The study documents a "dramatic" shortening of time between coral bleaching episodes in the same area, threatening the future existence of these iconic ecosystems and means of subsistence for millions of people.
"The time between whitening events in each location has decreased five times in the last three or four decades, since once every 25 years in the 1980s to an average of once every six years since 2010, "said study lead author Terry Hughes.
Director of the Center for Excellence in Coral Reef Studies (Coral CoE) ) explained that mbadive coral bleaching was "unheard of" in the 1980s, even under strong El Niño conditions.
"Now the episodes repeat Regional bleaching and mbad coral mortality have become the new norm worldwide as temperatures continue to rise, "Hughes underlined.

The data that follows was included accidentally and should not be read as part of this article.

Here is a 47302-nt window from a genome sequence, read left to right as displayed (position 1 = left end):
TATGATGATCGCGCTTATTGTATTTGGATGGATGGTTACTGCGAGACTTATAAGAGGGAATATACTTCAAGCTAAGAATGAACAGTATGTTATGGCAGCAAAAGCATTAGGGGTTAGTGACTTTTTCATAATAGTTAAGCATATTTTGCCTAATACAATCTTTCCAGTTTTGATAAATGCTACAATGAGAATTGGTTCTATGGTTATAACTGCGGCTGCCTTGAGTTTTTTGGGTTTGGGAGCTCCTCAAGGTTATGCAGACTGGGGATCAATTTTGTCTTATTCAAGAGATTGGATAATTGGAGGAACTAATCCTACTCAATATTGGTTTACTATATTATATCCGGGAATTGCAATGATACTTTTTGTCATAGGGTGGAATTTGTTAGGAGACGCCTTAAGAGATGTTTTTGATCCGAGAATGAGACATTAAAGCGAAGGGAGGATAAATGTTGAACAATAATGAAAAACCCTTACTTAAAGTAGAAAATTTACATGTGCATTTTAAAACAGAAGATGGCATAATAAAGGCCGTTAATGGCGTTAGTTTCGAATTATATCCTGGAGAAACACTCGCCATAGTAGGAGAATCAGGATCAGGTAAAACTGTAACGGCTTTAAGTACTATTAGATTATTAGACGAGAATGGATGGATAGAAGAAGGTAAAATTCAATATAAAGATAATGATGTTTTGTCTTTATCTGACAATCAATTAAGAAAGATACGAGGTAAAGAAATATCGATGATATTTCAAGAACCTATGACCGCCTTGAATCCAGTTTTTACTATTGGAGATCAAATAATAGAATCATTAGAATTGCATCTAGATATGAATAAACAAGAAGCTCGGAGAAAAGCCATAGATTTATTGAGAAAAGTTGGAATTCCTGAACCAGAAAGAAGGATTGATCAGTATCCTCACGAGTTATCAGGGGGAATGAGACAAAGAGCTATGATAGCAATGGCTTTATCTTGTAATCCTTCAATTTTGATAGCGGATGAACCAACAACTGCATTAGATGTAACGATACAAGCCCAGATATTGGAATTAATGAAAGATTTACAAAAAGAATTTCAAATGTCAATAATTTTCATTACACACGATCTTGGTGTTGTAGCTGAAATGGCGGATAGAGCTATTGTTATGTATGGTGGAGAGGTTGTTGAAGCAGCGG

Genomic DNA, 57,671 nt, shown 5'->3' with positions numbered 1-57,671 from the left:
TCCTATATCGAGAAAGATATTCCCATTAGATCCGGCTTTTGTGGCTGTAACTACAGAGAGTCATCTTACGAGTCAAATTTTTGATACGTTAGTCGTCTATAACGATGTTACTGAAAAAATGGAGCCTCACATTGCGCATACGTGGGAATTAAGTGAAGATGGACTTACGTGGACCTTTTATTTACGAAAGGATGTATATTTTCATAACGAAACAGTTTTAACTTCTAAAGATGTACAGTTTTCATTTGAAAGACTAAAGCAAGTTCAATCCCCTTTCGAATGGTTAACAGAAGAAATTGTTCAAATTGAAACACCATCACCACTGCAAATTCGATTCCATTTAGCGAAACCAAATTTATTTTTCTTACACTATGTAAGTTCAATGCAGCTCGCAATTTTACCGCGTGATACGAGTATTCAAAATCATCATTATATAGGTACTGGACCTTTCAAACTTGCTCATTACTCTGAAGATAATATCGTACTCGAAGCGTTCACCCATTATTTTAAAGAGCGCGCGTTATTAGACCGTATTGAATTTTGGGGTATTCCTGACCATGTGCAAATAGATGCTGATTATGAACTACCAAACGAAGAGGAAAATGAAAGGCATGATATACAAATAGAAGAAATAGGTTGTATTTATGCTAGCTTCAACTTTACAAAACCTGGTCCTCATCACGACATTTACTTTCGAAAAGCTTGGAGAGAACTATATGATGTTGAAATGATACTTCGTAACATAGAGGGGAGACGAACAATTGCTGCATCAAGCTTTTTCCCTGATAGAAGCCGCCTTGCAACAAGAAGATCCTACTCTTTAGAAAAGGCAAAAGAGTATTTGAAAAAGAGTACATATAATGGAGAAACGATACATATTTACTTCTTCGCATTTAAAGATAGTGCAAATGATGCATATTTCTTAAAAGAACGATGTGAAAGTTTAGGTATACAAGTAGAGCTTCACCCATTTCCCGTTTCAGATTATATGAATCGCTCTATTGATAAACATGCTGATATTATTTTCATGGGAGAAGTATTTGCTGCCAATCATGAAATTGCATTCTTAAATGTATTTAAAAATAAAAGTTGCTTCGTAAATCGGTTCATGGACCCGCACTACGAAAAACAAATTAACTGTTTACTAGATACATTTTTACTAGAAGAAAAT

The report presented today showed that temperatures in the tropical seas They are warmer now than the average of what they were 40 years ago during El Niño periods, reports Informe 21.
Coral bleaching is a response to stress caused by exposure of coral reefs to high ocean temperatures .
"When bleaching is severe and prolonged, many of the corals die and it takes at least a decade to replace even the fastest growing species," said another of the researchers participating in the study, Andrew Baird.